Support Hyperallergic’s independent arts journalism.
The photographs of Kito Fujio will make you wish you had grown up in Japan, which is evidently home to some of the world’s most enviable playgrounds. Since 2014, Fujio has been traveling around his country, documenting its old playground equipment that takes on massive, delightful forms, from slides shaped as giant animals to jungle gyms that resemble spiny monsters half-buried in the earth. These clever designs are unique but also ubiquitous: Fujio has published a series of five photo books on the subject, with the latest one released earlier this year.
All captured at night, the equipment appears as eerie structures, isolated and dramatically illuminated. Fujio lit each one as if in a studio, even setting up lights inside cavernous playhouses so they seem to beam with unseen life. No children are present, making for particularly melancholic scenes of sites designed for carefree recreation. In one image, a massive robot with shining eyes stretches its arms — one of which doubles as a slide — as if eagerly waiting for kids to pay it a visit.
The sense of abandonment that permeates each image is fitting: these are old, deteriorating playthings whose first visitors may now have offspring of their own. And many of them are slowly disappearing to make way for new architectural projects.
“I used to take pictures of Japanese rooftop amusement parks in the past, but in Japan, the city changes quickly,” Fujio told Hyperallergic. “The rooftop amusement park disappeared with the repair of old department stores.”
Playgrounds in Tokyo are particularly at risk, as urban planning for the forthcoming 2020 Olympics is reshaping much of the capital city. A magnificent red octopus Fujio documented in the western suburb of Chofu, for instance — whose tentacles curled to create pockets perfect for hiding — was destroyed last year. (Octopi, it turns out, are especially common sights in parks, apparently mass produced by the same company since the 1960s). Mostly made of cement, they’ve at least survived the passage of time well, only requiring the occasional layer of paint to look fresh again.
The individuals who came up with these innovative spaces are uncredited, but as Spoon & Tamago points out, one famous Japanese artist who created sculptural concrete forms as playground equipment was Isamu Noguchi. His first built playground at Yokohama featured massive concrete mounds with dips for children to hide inside; one of the most outstanding features of his Moerenuma Park in Sapporo is the conical concrete slide he designed. Noguchi actually conceived of a number of playgrounds, but many, unfortunately, were never realized, from this vision for New York City to this one for Honolulu. Some of the more abstract equipment that Fujio has photographed actually brings to mind the organic forms of Noguchi’s work, featuring spirals and gently undulating lines. But whether elegant or comical, all embody the same spirit of the artist’s practice, representing sculpture as a site for everyday use.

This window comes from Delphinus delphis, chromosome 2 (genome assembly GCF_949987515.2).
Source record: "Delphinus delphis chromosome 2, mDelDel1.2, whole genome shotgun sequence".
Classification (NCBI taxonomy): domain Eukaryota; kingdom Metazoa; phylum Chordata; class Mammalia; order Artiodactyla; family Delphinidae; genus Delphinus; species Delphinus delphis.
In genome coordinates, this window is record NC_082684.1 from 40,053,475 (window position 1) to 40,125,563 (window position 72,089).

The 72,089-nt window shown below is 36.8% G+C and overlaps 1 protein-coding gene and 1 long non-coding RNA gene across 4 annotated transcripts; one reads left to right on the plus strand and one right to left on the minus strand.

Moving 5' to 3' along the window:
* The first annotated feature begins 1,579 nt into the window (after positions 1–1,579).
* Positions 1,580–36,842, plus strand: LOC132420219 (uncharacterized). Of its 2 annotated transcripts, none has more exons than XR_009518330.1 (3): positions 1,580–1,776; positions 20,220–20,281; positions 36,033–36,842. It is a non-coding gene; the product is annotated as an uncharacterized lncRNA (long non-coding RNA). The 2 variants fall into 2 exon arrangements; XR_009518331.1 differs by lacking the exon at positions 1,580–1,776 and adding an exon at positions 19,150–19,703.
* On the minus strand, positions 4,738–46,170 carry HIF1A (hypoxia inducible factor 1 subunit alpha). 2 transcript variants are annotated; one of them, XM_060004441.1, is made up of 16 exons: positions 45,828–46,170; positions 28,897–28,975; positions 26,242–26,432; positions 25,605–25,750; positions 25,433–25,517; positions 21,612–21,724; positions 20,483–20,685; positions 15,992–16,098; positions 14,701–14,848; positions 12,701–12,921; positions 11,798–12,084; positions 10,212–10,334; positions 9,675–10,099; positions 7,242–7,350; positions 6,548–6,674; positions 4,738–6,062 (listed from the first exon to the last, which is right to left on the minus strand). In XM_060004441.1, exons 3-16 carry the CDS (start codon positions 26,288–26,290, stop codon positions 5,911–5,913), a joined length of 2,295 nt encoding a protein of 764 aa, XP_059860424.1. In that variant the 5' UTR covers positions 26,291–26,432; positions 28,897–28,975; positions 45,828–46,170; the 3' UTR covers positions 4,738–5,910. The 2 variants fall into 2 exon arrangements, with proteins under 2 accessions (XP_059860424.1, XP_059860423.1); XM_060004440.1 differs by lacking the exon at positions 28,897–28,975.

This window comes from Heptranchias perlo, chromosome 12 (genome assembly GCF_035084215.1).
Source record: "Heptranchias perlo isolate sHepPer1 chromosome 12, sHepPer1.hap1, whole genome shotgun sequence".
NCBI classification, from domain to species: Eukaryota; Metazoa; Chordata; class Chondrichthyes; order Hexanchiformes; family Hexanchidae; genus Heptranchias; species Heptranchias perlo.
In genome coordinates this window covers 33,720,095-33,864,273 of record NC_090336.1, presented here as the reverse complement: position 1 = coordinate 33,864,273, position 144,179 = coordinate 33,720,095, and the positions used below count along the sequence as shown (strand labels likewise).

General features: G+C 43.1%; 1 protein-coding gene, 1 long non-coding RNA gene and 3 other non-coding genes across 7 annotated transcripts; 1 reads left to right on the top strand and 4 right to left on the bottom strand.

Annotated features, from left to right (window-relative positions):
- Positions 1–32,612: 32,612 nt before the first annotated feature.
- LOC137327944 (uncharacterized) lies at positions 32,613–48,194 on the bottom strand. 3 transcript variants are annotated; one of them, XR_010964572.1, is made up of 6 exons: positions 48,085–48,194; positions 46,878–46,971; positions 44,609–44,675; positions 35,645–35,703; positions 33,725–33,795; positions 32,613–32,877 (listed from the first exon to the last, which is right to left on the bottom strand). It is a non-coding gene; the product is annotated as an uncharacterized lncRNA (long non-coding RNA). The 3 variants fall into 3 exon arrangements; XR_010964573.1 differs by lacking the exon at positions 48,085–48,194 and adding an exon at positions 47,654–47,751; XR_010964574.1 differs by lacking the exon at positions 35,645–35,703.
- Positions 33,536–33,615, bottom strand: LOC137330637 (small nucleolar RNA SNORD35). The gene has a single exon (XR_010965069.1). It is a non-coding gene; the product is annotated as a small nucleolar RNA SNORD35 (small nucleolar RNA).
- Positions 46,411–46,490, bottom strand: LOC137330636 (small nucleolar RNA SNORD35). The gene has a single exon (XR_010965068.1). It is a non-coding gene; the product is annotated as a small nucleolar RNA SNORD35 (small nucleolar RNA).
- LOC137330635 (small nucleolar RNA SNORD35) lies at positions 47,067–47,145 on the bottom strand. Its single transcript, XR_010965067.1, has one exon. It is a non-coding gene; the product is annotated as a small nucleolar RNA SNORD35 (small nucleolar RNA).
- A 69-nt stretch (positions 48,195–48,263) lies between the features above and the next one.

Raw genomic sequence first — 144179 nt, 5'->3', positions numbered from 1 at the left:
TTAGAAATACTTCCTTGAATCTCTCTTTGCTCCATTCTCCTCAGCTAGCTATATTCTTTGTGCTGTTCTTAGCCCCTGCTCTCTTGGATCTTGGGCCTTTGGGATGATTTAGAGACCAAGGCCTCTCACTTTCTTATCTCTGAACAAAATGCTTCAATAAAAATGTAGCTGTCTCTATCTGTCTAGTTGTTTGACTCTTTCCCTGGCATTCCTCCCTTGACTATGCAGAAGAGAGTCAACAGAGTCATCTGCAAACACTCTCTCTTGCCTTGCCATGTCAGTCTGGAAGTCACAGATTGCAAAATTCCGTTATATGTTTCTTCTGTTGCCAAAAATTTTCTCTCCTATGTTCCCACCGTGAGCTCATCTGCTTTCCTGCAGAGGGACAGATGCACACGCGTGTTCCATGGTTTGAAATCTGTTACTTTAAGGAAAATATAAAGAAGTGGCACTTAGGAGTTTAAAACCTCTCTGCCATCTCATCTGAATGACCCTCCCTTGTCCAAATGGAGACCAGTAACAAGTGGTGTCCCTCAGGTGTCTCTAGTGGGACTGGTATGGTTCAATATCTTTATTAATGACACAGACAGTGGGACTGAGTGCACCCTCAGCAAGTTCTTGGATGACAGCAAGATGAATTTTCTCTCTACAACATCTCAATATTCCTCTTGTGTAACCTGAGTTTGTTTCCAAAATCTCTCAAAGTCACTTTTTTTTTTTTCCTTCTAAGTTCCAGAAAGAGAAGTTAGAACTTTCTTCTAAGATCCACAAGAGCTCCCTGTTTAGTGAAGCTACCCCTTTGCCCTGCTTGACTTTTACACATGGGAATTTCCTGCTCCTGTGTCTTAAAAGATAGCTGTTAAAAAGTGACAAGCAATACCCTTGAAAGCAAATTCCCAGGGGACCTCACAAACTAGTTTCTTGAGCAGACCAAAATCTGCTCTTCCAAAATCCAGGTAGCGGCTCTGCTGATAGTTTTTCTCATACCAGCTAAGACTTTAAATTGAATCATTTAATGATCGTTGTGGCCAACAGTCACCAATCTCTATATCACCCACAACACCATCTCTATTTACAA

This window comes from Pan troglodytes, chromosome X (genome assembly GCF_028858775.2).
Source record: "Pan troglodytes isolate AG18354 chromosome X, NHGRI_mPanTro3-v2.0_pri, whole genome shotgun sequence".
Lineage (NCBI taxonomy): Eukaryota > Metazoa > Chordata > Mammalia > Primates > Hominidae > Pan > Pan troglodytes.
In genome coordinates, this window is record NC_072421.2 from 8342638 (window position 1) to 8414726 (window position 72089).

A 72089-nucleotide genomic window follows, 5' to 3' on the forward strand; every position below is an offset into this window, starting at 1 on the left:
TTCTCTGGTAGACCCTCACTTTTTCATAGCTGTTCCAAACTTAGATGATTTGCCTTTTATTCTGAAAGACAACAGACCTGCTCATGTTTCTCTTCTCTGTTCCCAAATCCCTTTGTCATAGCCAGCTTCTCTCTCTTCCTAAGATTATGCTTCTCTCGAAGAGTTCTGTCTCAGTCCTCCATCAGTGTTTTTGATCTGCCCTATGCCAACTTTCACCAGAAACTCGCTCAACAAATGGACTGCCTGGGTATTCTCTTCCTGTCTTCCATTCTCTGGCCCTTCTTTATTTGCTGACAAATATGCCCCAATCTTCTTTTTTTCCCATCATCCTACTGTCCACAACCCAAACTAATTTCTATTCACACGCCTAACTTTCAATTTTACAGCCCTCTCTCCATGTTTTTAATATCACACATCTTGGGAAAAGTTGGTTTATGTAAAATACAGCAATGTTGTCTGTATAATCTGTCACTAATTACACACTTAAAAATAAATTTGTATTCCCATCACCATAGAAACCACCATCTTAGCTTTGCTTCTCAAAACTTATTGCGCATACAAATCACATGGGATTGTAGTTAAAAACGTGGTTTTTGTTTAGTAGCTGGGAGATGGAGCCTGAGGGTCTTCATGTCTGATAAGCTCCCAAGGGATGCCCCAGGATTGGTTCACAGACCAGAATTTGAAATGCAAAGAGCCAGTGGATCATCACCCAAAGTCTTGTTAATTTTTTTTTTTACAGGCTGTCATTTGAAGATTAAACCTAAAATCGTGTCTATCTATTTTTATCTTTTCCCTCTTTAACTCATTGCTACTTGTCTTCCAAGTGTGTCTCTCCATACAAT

Kito Fujio’s photo books documenting Japanese playgrounds are available through his website.
While staying as a house guest, a naked Le Corbusier defiled Gray’s minimalist, color-blocked walls that were only restored in 2015.
Keep your friends close and your bad art friends closer.
Hear from Holly Jean Buck, Carolina Caycedo and David de Rozas, Simon Denny, Elizabeth Hoover, Renee Kemp-Rotan, Joseph Kunkel, and more at this free public event.
In his new book, Tyler Green argues that landscape was Emerson’s method of glorifying territories shaped and bordered by white men.
“The 52-hertz Whale,” which sings a song at a frequency no other whale uses, is a social media phenomenon. But this film shows that the phenomenon says more about us than whales.
EFA Open Studios offers a portal into the creative habitats of over 65 artists working in Manhattan’s longest-running studio program, including Dannielle Tegeder, Wafaa Bilal, Cui Fei, and Anina Major.
The unvarnished photographs celebrate the lives, beauty, and resilience of an oppressed group at Chile’s social peripheries in the 1980s, and the series was recently acquired by MOCA in Los Angeles.
51 international publishers and galleries showcase their latest editions in prints and artists’ books at this free public fair, which is fully online this year.
The University of Virginia researchers wrote that the data “provides compelling evidence that these symbols are associated with hate.”
We are waiting for spectacle and when the quotidian, yet incongruous actions occur I wonder whether there is any real payoff coming.
Tanega’s approach to mark-making comes across as stream of consciousness, as if she’s engaged in a conversation with herself.